Thursday, July 1, 2010

Review of She Walks in Beauty

For a young society woman seeking a favorable marriage in the late 1890s, so much depends on her social season debut. Clara Carter has been given one goal: secure the affections of the city's most eligible bachelor. Debuting means plenty of work--there are corsets to be fitted, dances to master, manners to perfect. Her training soon pays off, however, as celebrity's spotlight turns Clara into a society-page darling. Yet Clara wonders if this is the life she really wants, especially when she learns her best friend has also set her sights on Franklin De Vries. When a man appears who seems to love her simply for who she is, and gossip backlash turns ugly, Clara realizes it's not just her heart at stake--the future of her family depends on how she plays the game.
[from Goodreads]

Rating:  4 out of 5 boxes
Target Audience:  Historical fiction fans
High point: Learning about a society debut
Low point: Confused Clara
Reader maturity: 13+

She Walks in Beauty is a gorgeous book, seamlessly blending a history lesson about the 1890s with a girl's modern desire for independence and true love.

This is a book to be consumed in one sitting, maybe two. Unfortunately, I had to read it in 15-minute bits and pieces, ruining some of the flow of the novel. Nevertheless, I was impressed by Siri Mitchell's candid and graceful writing style and the captivating Clara. Clara was stubborn and smart, and the only issue I had with her is her refusal to actually make a decision regarding her future. She thought she had...but she hadn't. That, I guess, is part of the point of the novel though, watching Clara grow into a true woman.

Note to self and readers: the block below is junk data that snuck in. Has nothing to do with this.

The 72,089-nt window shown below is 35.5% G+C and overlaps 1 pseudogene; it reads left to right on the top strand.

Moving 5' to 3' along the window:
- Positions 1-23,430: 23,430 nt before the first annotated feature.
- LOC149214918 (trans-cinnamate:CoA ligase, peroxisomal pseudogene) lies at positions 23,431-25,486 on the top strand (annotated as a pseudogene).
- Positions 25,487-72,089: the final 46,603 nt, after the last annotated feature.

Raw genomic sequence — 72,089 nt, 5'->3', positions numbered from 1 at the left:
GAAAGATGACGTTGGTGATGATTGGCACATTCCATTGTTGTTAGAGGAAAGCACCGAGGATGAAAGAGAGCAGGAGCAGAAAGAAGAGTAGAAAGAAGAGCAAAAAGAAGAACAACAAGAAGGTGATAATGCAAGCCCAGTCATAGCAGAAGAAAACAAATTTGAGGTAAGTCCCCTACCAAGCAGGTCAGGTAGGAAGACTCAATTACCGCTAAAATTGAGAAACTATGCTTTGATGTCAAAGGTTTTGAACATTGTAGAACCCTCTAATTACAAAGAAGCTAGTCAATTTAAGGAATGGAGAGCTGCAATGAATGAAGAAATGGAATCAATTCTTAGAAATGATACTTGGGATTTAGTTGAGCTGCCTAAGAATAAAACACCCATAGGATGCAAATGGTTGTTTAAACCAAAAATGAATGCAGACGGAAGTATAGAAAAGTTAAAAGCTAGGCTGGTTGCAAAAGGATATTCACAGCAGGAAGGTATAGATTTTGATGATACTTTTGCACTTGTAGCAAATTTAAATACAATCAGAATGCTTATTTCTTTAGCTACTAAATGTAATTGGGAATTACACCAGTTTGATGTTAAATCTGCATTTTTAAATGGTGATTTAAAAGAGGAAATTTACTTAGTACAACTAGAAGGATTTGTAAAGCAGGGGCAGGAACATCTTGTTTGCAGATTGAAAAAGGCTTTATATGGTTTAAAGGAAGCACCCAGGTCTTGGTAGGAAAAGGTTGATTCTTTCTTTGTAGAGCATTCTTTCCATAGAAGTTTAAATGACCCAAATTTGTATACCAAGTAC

The supporting cast was delightful, especially Clara's best friend. I really thought that Lizzie was going to turn out differently and was pleasantly surprised to be proven wrong. If it weren't for her flightiness, Lizzie could have stolen the show. The two main eligible bachelors of the book were fun characters too, making me wish I had my own personal Harry (Franklin's brother).

Aunt is the character that stood out to me the most. She is presented to the reader (and Clara) as a headstrong, bullying matron, intent at marrying Clara off at any cost. That's a point. Eventually Aunt is shown to possess a loving heart, and the transition is natural and one of the best character expositions I have ever read. It was subtle and believable, and nothing about the 180 degree change felt unrealistic.

I'm a bit of a history buff, and I really enjoyed learning about the debut process in detail, from dress-fittings to the family politics involved. She Walks in Beauty employs a method of exposition that uses two fake newspaper clippings of the day to show two different views of one event, one from The New York Journal and one from The Tattler. I really enjoyed that small piece of immersion.

She Walks in Beauty is considered Christian fiction (which I don't usually read), and other than a few paragraphs here and there (maybe 3 or 4 in the whole novel), it was mainstream YA and completely clean, which I appreciated. I hadn't heard of Siri Mitchell before receiving this book for review, but I will be seeking out more of her work.

Title:  She Walks in Beauty
Author:  Siri Mitchell
Genre:  Christian Historical Fiction
Year:  2010
Book Source:  Received for review from Bethany House Publishers


  1. This sounds interesting. It makes me think of Georgette Heyer, although the time period is wrong. Have you read any of hers?

  2. Fabulous review! I really appreciate well-written books, and this sounds like one for sure. I'd love to read it.

  3. Wonderful review....will definitely have to read this book :)